Behind The Money, Episode 37: David S. Rose seeks entrepreneurs for incubator - The Deal Pipeline (SAMPLE CONTENT: NEED AN ID?)
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Behind The Money, Episode 37: David S. Rose seeks entrepreneurs for incubator

Published August 11, 2008 at 5:13 PM
 

David S. Rose, chairman of early-stage investment group New York Angels Inc., gave Tech Confidential a behind-the-scenes tour of his new incubator, or "naturally occurring startup community," as he describes it. Dubbed SparkSpace, the incubator offers tech entrepreneurs a place to hang their servers, along with a range of office services, with rent going for as little as a couple hundred dollars a month to as much as several thousand.
 
The new incubator is located in Manhattan at 30 E. 23rd St., across the street from the Flatiron District's Madison Square Park (where many a tech entrepreneur can be spotted online for a burger at Shake Shack, which boasts a live Web cam). There are different levels of "membership" in SparkSpace. For $200 per month, you get a virtual office with mail, voice-over-Internet-protocol service and space to hold meetings. For $400, you get that plus shared 24-hour access to desk space. For $650, you get a dedicated desk. For $1,500 to $4,000 you get a private office that can house a team. And for even more, you get a shared luxury office space.
 
Still not officially announced and very much under construction, as you can see from our tour, SparkSpace began receiving tenants at the beginning of the year, and more are arriving weekly. Currently, the space is home to a handful of tech startups, plus the New York Software Industry Association and New York Angels. The denizens include 2Tor Inc., an online education firm founded by The Princeton Review founder John Katzman, and PerformLine, an online advertising analytics firm. Also in the building are Rose's own companies--venture capital firm Rose Tech Ventures LLC and Angelsoft LLC, which makes software used by companies pitching angel investors and by angel investors themselves.
 
SparkSpace may offer a temping home for angels and entrepreneurs. The floor reserved for angel investors lives up to its nickname, "Cloud Nine" with lots of natural light and an elegant loft feel to it. More important, perhaps, SparkSpace offers angels the opportunity to "reach out and touch our investments," says Paul Sciabica, executive director of New York Angels, who occupies a small office on a different floor.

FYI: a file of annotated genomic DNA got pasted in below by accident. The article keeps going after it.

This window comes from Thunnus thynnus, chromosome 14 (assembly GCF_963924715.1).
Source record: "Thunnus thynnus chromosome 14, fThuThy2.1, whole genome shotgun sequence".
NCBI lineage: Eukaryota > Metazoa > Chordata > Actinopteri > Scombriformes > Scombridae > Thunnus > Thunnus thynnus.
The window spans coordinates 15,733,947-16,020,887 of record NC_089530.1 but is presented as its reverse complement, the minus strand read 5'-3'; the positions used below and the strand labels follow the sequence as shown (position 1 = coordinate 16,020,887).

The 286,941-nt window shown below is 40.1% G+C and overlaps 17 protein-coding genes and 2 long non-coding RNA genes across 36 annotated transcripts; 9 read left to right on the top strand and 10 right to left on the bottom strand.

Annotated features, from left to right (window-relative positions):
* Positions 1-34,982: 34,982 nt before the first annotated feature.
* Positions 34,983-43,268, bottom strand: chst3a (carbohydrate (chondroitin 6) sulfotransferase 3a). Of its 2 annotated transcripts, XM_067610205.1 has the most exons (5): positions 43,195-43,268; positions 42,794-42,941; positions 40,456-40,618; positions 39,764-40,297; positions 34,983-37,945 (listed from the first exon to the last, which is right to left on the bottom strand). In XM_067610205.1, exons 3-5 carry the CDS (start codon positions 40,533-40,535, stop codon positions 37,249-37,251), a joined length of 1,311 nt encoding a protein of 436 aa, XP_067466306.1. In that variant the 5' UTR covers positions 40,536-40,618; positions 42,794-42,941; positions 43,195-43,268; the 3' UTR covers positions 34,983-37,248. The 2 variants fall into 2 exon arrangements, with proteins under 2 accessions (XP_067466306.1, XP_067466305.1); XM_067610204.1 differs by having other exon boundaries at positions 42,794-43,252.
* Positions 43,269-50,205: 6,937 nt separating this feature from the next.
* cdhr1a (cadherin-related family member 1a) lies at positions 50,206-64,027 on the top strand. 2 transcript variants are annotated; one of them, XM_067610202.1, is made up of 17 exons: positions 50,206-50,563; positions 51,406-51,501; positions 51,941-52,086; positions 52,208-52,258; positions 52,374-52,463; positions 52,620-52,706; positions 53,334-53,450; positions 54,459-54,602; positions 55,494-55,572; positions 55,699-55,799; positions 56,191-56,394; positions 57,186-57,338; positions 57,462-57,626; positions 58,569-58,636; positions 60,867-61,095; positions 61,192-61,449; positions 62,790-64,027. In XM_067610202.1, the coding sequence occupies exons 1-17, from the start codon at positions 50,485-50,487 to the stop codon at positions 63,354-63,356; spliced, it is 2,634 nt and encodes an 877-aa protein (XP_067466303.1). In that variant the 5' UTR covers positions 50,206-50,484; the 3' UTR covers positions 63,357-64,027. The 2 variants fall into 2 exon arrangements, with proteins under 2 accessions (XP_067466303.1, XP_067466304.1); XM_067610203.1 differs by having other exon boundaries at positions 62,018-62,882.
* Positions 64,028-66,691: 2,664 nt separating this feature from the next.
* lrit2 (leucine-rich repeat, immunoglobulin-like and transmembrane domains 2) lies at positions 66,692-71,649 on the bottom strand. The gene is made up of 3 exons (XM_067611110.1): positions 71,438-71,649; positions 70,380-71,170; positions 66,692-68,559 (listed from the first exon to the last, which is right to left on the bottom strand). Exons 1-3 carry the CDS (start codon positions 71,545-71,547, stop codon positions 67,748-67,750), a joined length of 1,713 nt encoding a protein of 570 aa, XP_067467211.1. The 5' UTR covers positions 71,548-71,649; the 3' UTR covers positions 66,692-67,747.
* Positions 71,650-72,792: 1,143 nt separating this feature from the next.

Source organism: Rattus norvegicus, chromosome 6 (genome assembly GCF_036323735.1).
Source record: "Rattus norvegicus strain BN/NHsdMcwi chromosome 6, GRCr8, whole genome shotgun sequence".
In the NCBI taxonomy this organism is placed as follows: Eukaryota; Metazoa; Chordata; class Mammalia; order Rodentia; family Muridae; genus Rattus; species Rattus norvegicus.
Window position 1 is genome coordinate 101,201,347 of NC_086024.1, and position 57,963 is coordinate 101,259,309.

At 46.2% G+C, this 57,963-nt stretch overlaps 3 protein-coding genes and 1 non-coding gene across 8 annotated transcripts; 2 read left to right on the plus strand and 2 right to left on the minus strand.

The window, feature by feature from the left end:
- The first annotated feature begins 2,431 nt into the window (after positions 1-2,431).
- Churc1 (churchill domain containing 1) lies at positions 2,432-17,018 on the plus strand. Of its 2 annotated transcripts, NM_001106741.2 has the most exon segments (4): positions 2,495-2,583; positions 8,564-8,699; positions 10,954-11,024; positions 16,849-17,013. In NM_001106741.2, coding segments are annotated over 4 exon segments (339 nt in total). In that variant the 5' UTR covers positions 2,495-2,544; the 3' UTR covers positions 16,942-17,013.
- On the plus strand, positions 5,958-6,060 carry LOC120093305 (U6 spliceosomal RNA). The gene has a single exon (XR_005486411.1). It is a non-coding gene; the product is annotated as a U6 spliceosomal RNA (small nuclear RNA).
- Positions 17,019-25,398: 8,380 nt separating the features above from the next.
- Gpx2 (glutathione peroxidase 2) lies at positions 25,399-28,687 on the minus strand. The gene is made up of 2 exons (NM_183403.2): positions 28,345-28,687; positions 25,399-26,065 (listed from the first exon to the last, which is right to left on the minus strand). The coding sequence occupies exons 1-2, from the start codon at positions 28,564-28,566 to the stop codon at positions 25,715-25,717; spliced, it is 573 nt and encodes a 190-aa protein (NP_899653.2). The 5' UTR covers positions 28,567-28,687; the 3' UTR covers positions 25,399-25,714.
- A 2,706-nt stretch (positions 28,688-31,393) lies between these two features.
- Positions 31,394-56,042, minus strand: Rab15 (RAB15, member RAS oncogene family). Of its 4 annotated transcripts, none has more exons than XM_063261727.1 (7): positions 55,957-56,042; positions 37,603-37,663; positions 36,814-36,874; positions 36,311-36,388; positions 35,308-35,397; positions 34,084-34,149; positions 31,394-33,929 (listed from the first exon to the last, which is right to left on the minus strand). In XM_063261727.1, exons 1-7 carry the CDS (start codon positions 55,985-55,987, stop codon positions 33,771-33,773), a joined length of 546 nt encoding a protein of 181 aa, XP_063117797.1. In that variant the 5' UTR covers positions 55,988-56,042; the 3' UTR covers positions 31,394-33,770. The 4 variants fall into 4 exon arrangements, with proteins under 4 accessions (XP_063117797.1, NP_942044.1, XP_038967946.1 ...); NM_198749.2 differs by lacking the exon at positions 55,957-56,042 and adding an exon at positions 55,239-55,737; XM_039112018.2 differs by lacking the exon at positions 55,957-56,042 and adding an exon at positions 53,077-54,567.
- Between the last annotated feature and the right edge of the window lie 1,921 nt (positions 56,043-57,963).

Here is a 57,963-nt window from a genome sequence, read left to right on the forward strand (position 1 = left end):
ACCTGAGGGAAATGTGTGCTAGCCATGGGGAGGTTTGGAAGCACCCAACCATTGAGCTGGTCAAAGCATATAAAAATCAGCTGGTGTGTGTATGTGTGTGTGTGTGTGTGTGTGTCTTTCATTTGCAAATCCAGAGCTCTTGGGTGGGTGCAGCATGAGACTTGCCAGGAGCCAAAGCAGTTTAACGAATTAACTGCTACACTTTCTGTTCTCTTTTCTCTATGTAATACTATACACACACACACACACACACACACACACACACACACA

As for why entrepeneurs might consider opening up shop at SparkSpace, Panjiva Inc. founder and CEO Josh Green puts it best: "It helps get you out of bed in the morning."
 
Membership in SparkSpace is by invitation only, and there is no formal application process. But Rose says that not all the startups in residence are ones he is backing, noting that he's looking for entrepreneurs and startups that will "add to the environment." 
 
What does Rose himself hope to get out of SparkSpace? Rose responds saying that it partly pro-bono and partly just fun but also says, "Ultimately it will all somehow redound to my benefit, either by letting me see the Next Big
Thing at the beginning, or meet a really cool entrepreneur, or let everyone know that I'm walking the walk at the leading edge of entrepreneurship and technology."
-- Mary Kathleen Flynn
 
For more on David Rose see Sept. 2007 Behind the Money video interview
For more on angel investing see June 16 Q&A with Ron Conway from Tech Confidential
For more on New York growing startup community see November 2008 post on Founders Club from Tech Confidential
For more on Panjiva see April 2007 post from Tech Confidential
 
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